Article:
#11

Where does workfare labor fit in, as well as often-exploitive "disability workshops?" If one wishes to consider "justice," how would this apply to America's poor? The US shut down/shipped out a massive number of jobs since the 1980s, ended actual welfare in the 1990s (TANF is a short-term job program, only for those with children). Not everyone can work (health, etc.), and there aren't jobs for all. The last I heard, there are 7 jobs for every 10 jobless people who still have the means to pursue one (home address, phone, etc.). What is "justice" for those who have been pushed out?


#12

How would any notions of "human dignity" apply to our homeless? Think a minute: The UN's Universal Declaration of Human Rights (which, supposedly, the US ratified) states that all people -- even the jobless poor -- have basic human rights to food and shelter. This generation (of Americans) disagrees, and we ended basic poverty relief. Dignity? We don't even believe that our poor are humans, qualified for basic human rights protections.


#13

You are so right. The thing that we are "exceptional" in, it seems to me, is our worship of the almighty dollar. When Michael Moore interviews Italian big business owners, they all emphasized that they wanted their workers to have as much vacation time and joy in their lives as possible. Imagine that! I rejoice that a nationwide prison strike has been called for.
Who knows? Mebbe we have reached a "tipping point" not only in our climate-too horrible to say-but a TP in our tolerance for the injustices we foist on our fellow citizens and fellow human beings with our stinginess @ home & our constant drone warfare and military bases and selling weaponry abroad. It is long past time to bury the patriarchal frame of mind. In "Where to invade Next" Moore features the balanced societies of Tunisia and Iceland, both of which have embraced totally the empowerment and mindset of their women. When the values of good women are embraced, the men in their societies benefit as well. I don't mean twisted bitches like Phyllis Schafly or warmongering hawks like Shillery, who never met a war or weapons system she couldn't lust for/pine after/promote; I mean strong beautiful women who don't want to dominate; they want full equality and sharing.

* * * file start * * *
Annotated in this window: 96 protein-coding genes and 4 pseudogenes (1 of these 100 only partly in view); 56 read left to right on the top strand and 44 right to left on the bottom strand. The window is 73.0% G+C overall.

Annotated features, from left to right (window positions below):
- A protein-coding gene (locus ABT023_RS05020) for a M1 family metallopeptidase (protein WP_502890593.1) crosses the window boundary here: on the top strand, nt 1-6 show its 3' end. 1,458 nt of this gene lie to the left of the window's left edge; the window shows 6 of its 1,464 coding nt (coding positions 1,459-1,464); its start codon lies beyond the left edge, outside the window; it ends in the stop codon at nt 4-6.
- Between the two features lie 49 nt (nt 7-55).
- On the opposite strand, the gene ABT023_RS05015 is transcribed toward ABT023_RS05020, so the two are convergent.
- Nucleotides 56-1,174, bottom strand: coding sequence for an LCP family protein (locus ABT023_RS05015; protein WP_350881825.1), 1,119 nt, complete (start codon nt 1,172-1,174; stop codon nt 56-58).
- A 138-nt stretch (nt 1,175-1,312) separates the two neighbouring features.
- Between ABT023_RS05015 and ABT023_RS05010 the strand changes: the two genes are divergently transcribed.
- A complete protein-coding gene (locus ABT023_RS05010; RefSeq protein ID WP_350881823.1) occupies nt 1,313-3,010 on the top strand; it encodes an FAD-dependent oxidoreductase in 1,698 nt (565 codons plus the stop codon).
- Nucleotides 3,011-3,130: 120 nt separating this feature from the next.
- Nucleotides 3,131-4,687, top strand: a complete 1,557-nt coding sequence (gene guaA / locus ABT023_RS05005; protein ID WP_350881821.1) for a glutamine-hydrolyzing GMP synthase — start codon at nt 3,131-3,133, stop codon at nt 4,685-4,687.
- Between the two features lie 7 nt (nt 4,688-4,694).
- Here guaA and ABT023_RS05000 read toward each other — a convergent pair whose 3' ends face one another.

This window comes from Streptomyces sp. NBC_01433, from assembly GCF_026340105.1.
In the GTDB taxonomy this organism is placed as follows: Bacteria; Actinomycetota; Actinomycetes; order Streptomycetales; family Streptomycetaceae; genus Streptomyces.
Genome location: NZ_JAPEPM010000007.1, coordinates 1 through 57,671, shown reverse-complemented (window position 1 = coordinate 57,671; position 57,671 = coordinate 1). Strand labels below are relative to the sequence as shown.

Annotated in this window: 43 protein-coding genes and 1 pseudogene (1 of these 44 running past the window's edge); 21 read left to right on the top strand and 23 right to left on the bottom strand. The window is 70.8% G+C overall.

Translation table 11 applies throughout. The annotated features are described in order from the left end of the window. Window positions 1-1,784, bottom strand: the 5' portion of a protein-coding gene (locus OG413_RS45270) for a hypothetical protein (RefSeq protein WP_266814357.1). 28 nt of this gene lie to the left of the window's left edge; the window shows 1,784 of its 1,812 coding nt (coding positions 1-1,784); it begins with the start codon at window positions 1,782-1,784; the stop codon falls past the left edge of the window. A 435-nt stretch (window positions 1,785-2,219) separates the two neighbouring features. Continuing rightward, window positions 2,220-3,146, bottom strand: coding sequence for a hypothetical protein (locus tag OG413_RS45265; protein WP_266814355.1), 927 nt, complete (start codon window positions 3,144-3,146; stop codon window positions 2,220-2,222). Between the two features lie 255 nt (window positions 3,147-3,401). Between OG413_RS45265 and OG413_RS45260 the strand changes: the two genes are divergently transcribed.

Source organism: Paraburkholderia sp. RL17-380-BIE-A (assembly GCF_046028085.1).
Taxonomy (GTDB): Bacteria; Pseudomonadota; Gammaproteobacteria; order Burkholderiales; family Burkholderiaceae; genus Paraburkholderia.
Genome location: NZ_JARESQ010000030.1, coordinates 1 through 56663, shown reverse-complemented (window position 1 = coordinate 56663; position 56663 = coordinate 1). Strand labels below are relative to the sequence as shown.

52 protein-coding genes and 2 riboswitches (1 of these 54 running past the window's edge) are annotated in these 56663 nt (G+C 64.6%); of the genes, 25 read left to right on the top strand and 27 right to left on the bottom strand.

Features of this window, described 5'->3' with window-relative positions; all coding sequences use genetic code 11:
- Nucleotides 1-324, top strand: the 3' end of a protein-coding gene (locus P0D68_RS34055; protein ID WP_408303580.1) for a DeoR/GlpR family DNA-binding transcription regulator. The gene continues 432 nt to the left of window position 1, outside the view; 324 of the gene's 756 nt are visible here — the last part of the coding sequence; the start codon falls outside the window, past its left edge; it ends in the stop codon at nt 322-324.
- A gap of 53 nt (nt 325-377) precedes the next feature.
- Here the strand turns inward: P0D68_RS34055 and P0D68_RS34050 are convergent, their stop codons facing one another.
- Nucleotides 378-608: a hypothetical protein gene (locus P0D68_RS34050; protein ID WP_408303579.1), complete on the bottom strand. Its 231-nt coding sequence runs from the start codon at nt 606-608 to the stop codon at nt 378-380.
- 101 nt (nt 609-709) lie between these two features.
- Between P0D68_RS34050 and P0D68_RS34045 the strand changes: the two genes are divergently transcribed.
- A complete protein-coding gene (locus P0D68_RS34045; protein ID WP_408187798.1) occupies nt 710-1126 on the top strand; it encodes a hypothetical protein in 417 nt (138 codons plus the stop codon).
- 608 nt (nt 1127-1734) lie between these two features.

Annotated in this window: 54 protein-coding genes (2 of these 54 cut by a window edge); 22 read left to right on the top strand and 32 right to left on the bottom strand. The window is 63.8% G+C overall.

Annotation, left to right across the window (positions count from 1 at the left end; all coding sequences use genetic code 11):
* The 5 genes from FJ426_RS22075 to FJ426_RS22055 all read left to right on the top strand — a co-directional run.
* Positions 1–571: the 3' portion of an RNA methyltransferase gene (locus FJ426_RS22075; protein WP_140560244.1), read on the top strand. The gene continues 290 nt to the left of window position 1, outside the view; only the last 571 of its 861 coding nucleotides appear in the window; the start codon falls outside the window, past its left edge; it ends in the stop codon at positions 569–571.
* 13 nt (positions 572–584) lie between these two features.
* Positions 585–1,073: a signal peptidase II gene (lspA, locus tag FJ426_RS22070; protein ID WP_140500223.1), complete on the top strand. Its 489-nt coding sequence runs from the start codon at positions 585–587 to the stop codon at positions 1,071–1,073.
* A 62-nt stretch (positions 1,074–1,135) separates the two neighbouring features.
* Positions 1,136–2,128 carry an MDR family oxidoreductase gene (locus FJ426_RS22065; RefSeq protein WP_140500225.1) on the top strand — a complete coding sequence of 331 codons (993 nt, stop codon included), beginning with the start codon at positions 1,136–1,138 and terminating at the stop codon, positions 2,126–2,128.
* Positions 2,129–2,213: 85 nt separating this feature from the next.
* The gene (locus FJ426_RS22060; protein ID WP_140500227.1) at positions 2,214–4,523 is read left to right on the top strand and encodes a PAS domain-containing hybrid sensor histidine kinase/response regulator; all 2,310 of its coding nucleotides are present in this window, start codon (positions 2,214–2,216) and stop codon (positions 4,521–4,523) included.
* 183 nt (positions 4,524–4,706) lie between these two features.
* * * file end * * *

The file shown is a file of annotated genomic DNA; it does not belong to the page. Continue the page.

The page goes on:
#17

I think individualism emerges from our self interest, As does selfishness. They are cousins, not one the derivative of another. And I think it serves us well to be self interested individuals.

Selfishness seems to be a condition absent the awareness of collective interest.

No reason to rip on individualism, just bolster your collective consciousness is all.


#18

HEY GUYS, I hear that if we elect Hillary Clinton president she will reform the prison system for us, easy-peasy. She already knows how the system works cause she and her husband championed the 1994 Crime Bill, which was a resounding success. Plus she knows the people in the prison industry. As you can imagine, having an existing relationship helps to get things done, and Hillary has received $133,246 in donation from private prisons. I know who I'm voting for this November.

Who else is going to vote for Hillary?
Reply and tell us something about your self?

I'll go first...
Hi I'm Reginald, I'm a registered sex offender, and I'm voting for Hillary because of the children, those sweet little kiddies. ohh yeah!! Vote for Hillary!